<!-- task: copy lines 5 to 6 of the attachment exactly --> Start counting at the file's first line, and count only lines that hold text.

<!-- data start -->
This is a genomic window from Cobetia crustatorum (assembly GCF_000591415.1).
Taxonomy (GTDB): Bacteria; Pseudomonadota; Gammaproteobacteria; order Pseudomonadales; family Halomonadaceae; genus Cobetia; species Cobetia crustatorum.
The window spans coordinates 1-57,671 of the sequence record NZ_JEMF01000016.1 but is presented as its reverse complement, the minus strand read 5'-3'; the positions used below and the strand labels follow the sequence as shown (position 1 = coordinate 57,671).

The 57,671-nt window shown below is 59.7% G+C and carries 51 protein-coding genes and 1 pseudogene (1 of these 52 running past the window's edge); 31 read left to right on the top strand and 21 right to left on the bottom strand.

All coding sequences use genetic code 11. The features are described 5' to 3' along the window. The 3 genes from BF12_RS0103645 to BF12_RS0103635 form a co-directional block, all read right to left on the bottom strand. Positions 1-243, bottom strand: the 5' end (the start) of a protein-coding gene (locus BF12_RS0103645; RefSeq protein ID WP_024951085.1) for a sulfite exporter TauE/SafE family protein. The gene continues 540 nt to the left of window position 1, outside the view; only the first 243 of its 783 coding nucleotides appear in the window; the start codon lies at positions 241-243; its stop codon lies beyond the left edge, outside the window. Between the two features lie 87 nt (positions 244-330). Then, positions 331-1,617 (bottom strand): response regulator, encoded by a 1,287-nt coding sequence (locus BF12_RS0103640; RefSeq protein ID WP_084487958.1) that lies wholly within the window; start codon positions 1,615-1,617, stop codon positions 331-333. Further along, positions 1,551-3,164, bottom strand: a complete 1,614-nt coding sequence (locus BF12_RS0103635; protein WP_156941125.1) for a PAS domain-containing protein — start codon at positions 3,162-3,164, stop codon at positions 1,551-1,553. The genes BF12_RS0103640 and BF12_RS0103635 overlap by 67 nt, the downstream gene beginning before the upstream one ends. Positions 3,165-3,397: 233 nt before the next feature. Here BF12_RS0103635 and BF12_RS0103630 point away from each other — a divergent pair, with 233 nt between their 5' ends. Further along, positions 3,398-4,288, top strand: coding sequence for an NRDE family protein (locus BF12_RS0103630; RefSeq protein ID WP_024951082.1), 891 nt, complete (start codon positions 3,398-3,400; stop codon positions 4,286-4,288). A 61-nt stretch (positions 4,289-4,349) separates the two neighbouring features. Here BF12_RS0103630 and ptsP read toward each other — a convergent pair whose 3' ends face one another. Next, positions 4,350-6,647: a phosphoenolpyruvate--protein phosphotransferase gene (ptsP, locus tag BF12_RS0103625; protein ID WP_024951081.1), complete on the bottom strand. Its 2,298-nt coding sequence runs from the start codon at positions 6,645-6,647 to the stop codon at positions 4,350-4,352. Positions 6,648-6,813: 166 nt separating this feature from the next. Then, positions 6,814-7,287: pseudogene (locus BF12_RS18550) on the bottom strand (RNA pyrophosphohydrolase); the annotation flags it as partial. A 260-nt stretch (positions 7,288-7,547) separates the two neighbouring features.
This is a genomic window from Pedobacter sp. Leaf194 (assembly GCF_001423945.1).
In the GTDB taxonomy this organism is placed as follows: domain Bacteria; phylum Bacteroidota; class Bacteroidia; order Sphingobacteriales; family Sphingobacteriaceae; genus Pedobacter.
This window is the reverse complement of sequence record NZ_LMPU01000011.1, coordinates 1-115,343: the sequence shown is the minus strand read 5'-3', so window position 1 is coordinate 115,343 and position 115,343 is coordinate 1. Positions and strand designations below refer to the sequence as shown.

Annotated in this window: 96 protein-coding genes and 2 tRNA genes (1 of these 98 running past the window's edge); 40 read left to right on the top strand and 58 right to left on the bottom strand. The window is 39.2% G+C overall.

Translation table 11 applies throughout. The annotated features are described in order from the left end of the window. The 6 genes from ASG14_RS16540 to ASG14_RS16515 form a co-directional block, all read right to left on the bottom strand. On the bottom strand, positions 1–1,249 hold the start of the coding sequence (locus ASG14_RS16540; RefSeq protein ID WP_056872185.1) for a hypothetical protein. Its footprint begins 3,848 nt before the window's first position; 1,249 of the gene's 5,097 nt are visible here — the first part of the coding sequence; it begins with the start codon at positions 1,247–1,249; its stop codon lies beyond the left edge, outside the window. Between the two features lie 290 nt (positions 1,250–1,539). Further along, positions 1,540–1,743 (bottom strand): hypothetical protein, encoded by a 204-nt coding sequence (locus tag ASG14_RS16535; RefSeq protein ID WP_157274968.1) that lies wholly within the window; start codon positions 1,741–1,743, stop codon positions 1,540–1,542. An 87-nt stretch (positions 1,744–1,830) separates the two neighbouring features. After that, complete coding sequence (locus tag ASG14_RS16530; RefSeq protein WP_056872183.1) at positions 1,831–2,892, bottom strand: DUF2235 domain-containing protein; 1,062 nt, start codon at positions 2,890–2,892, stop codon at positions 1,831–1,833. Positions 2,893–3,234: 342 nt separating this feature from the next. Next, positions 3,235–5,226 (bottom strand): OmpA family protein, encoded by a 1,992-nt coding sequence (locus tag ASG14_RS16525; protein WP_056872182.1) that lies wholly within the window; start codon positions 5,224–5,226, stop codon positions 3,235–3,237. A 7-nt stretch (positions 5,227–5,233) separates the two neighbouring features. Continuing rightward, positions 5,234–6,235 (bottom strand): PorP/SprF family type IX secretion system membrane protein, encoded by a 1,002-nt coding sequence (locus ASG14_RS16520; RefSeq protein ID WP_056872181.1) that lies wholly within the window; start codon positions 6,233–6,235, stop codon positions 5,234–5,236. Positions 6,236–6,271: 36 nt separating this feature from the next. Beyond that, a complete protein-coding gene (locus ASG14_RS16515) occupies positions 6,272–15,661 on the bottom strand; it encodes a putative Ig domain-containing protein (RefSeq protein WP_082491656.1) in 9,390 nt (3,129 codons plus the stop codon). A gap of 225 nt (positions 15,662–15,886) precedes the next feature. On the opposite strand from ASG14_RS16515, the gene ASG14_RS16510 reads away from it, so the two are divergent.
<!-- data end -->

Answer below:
All coding sequences use genetic code 11. The features are described 5' to 3' along the window. The 3 genes from BF12_RS0103645 to BF12_RS0103635 form a co-directional block, all read right to left on the bottom strand. Positions 1-243, bottom strand: the 5' end (the start) of a protein-coding gene (locus BF12_RS0103645; RefSeq protein ID WP_024951085.1) for a sulfite exporter TauE/SafE family protein. The gene continues 540 nt to the left of window position 1, outside the view; only the first 243 of its 783 coding nucleotides appear in the window; the start codon lies at positions 241-243; its stop codon lies beyond the left edge, outside the window. Between the two features lie 87 nt (positions 244-330). Then, positions 331-1,617 (bottom strand): response regulator, encoded by a 1,287-nt coding sequence (locus BF12_RS0103640; RefSeq protein ID WP_084487958.1) that lies wholly within the window; start codon positions 1,615-1,617, stop codon positions 331-333. Further along, positions 1,551-3,164, bottom strand: a complete 1,614-nt coding sequence (locus BF12_RS0103635; protein WP_156941125.1) for a PAS domain-containing protein — start codon at positions 3,162-3,164, stop codon at positions 1,551-1,553. The genes BF12_RS0103640 and BF12_RS0103635 overlap by 67 nt, the downstream gene beginning before the upstream one ends. Positions 3,165-3,397: 233 nt before the next feature. Here BF12_RS0103635 and BF12_RS0103630 point away from each other — a divergent pair, with 233 nt between their 5' ends. Further along, positions 3,398-4,288, top strand: coding sequence for an NRDE family protein (locus BF12_RS0103630; RefSeq protein ID WP_024951082.1), 891 nt, complete (start codon positions 3,398-3,400; stop codon positions 4,286-4,288). A 61-nt stretch (positions 4,289-4,349) separates the two neighbouring features. Here BF12_RS0103630 and ptsP read toward each other — a convergent pair whose 3' ends face one another. Next, positions 4,350-6,647: a phosphoenolpyruvate--protein phosphotransferase gene (ptsP, locus tag BF12_RS0103625; protein ID WP_024951081.1), complete on the bottom strand. Its 2,298-nt coding sequence runs from the start codon at positions 6,645-6,647 to the stop codon at positions 4,350-4,352. Positions 6,648-6,813: 166 nt separating this feature from the next. Then, positions 6,814-7,287: pseudogene (locus BF12_RS18550) on the bottom strand (RNA pyrophosphohydrolase); the annotation flags it as partial. A 260-nt stretch (positions 7,288-7,547) separates the two neighbouring features.
This is a genomic window from Pedobacter sp. Leaf194 (assembly GCF_001423945.1).